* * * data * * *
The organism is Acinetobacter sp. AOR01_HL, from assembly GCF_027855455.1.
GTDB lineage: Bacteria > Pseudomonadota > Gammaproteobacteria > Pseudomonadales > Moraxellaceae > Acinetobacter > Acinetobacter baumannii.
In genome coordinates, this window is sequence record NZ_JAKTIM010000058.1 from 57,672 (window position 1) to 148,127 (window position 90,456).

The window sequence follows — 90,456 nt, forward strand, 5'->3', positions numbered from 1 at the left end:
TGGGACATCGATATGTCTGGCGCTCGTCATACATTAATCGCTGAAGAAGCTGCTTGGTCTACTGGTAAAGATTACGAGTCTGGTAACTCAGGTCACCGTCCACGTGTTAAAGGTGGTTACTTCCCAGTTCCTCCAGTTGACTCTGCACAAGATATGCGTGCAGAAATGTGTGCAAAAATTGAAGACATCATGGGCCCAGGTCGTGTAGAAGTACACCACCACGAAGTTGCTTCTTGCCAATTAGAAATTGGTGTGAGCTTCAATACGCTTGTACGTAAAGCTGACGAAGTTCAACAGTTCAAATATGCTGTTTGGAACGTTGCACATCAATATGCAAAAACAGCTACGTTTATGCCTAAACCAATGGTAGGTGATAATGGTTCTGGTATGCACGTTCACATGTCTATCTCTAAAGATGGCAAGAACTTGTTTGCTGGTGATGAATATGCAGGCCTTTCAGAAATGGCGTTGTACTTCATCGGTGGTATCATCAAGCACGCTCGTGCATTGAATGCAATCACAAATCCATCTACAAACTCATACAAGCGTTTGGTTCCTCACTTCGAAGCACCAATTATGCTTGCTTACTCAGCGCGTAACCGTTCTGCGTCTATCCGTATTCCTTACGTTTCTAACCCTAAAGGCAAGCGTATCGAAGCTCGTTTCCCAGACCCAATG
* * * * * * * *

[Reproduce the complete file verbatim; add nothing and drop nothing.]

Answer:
The organism is Acinetobacter sp. AOR01_HL, from assembly GCF_027855455.1.
GTDB lineage: Bacteria > Pseudomonadota > Gammaproteobacteria > Pseudomonadales > Moraxellaceae > Acinetobacter > Acinetobacter baumannii.
In genome coordinates, this window is sequence record NZ_JAKTIM010000058.1 from 57,672 (window position 1) to 148,127 (window position 90,456).

The window sequence follows — 90,456 nt, forward strand, 5'->3', positions numbered from 1 at the left end:
TGGGACATCGATATGTCTGGCGCTCGTCATACATTAATCGCTGAAGAAGCTGCTTGGTCTACTGGTAAAGATTACGAGTCTGGTAACTCAGGTCACCGTCCACGTGTTAAAGGTGGTTACTTCCCAGTTCCTCCAGTTGACTCTGCACAAGATATGCGTGCAGAAATGTGTGCAAAAATTGAAGACATCATGGGCCCAGGTCGTGTAGAAGTACACCACCACGAAGTTGCTTCTTGCCAATTAGAAATTGGTGTGAGCTTCAATACGCTTGTACGTAAAGCTGACGAAGTTCAACAGTTCAAATATGCTGTTTGGAACGTTGCACATCAATATGCAAAAACAGCTACGTTTATGCCTAAACCAATGGTAGGTGATAATGGTTCTGGTATGCACGTTCACATGTCTATCTCTAAAGATGGCAAGAACTTGTTTGCTGGTGATGAATATGCAGGCCTTTCAGAAATGGCGTTGTACTTCATCGGTGGTATCATCAAGCACGCTCGTGCATTGAATGCAATCACAAATCCATCTACAAACTCATACAAGCGTTTGGTTCCTCACTTCGAAGCACCAATTATGCTTGCTTACTCAGCGCGTAACCGTTCTGCGTCTATCCGTATTCCTTACGTTTCTAACCCTAAAGGCAAGCGTATCGAAGCTCGTTTCCCAGACCCAATG